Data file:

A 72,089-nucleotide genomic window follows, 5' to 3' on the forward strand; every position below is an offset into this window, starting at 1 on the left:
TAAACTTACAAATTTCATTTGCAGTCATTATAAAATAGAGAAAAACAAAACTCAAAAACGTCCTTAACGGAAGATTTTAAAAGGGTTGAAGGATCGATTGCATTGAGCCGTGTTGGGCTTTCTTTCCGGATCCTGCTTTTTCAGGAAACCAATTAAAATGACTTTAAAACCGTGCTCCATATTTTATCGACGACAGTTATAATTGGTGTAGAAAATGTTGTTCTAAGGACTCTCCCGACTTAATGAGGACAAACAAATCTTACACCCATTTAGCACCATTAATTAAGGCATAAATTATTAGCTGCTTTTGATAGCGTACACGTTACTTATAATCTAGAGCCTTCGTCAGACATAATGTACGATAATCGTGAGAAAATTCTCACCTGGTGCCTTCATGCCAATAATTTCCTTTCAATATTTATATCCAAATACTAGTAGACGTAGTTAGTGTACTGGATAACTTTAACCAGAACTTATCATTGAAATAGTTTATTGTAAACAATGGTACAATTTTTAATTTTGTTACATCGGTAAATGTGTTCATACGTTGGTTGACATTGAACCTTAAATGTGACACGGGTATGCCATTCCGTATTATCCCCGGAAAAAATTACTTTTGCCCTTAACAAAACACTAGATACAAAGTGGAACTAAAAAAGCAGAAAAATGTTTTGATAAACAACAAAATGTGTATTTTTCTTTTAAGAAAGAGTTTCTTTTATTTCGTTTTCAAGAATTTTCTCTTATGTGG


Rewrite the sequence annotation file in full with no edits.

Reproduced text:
A 72,089-nucleotide genomic window follows, 5' to 3' on the forward strand; every position below is an offset into this window, starting at 1 on the left:
TAAACTTACAAATTTCATTTGCAGTCATTATAAAATAGAGAAAAACAAAACTCAAAAACGTCCTTAACGGAAGATTTTAAAAGGGTTGAAGGATCGATTGCATTGAGCCGTGTTGGGCTTTCTTTCCGGATCCTGCTTTTTCAGGAAACCAATTAAAATGACTTTAAAACCGTGCTCCATATTTTATCGACGACAGTTATAATTGGTGTAGAAAATGTTGTTCTAAGGACTCTCCCGACTTAATGAGGACAAACAAATCTTACACCCATTTAGCACCATTAATTAAGGCATAAATTATTAGCTGCTTTTGATAGCGTACACGTTACTTATAATCTAGAGCCTTCGTCAGACATAATGTACGATAATCGTGAGAAAATTCTCACCTGGTGCCTTCATGCCAATAATTTCCTTTCAATATTTATATCCAAATACTAGTAGACGTAGTTAGTGTACTGGATAACTTTAACCAGAACTTATCATTGAAATAGTTTATTGTAAACAATGGTACAATTTTTAATTTTGTTACATCGGTAAATGTGTTCATACGTTGGTTGACATTGAACCTTAAATGTGACACGGGTATGCCATTCCGTATTATCCCCGGAAAAAATTACTTTTGCCCTTAACAAAACACTAGATACAAAGTGGAACTAAAAAAGCAGAAAAATGTTTTGATAAACAACAAAATGTGTATTTTTCTTTTAAGAAAGAGTTTCTTTTATTTCGTTTTCAAGAATTTTCTCTTATGTGG